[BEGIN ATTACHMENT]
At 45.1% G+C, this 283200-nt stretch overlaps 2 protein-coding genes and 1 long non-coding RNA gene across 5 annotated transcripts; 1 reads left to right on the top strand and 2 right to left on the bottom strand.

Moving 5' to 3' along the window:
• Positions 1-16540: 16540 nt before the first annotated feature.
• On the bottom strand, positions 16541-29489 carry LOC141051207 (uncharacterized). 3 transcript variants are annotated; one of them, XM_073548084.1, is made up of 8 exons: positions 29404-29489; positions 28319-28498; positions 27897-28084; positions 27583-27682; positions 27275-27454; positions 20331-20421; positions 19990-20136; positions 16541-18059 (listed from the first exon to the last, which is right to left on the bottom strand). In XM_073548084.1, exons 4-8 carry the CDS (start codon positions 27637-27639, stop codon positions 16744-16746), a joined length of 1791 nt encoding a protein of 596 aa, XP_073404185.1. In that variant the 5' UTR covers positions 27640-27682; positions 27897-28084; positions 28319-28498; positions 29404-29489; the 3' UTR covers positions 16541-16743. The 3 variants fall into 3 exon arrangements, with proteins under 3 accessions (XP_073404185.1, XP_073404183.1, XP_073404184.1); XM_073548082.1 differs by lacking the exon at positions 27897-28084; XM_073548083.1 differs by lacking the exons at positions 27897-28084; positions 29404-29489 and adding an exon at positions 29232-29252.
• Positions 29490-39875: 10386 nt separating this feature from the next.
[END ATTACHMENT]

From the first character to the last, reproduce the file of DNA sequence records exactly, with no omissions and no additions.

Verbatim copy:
At 45.1% G+C, this 283200-nt stretch overlaps 2 protein-coding genes and 1 long non-coding RNA gene across 5 annotated transcripts; 1 reads left to right on the top strand and 2 right to left on the bottom strand.

Moving 5' to 3' along the window:
• Positions 1-16540: 16540 nt before the first annotated feature.
• On the bottom strand, positions 16541-29489 carry LOC141051207 (uncharacterized). 3 transcript variants are annotated; one of them, XM_073548084.1, is made up of 8 exons: positions 29404-29489; positions 28319-28498; positions 27897-28084; positions 27583-27682; positions 27275-27454; positions 20331-20421; positions 19990-20136; positions 16541-18059 (listed from the first exon to the last, which is right to left on the bottom strand). In XM_073548084.1, exons 4-8 carry the CDS (start codon positions 27637-27639, stop codon positions 16744-16746), a joined length of 1791 nt encoding a protein of 596 aa, XP_073404185.1. In that variant the 5' UTR covers positions 27640-27682; positions 27897-28084; positions 28319-28498; positions 29404-29489; the 3' UTR covers positions 16541-16743. The 3 variants fall into 3 exon arrangements, with proteins under 3 accessions (XP_073404185.1, XP_073404183.1, XP_073404184.1); XM_073548082.1 differs by lacking the exon at positions 27897-28084; XM_073548083.1 differs by lacking the exons at positions 27897-28084; positions 29404-29489 and adding an exon at positions 29232-29252.
• Positions 29490-39875: 10386 nt separating this feature from the next.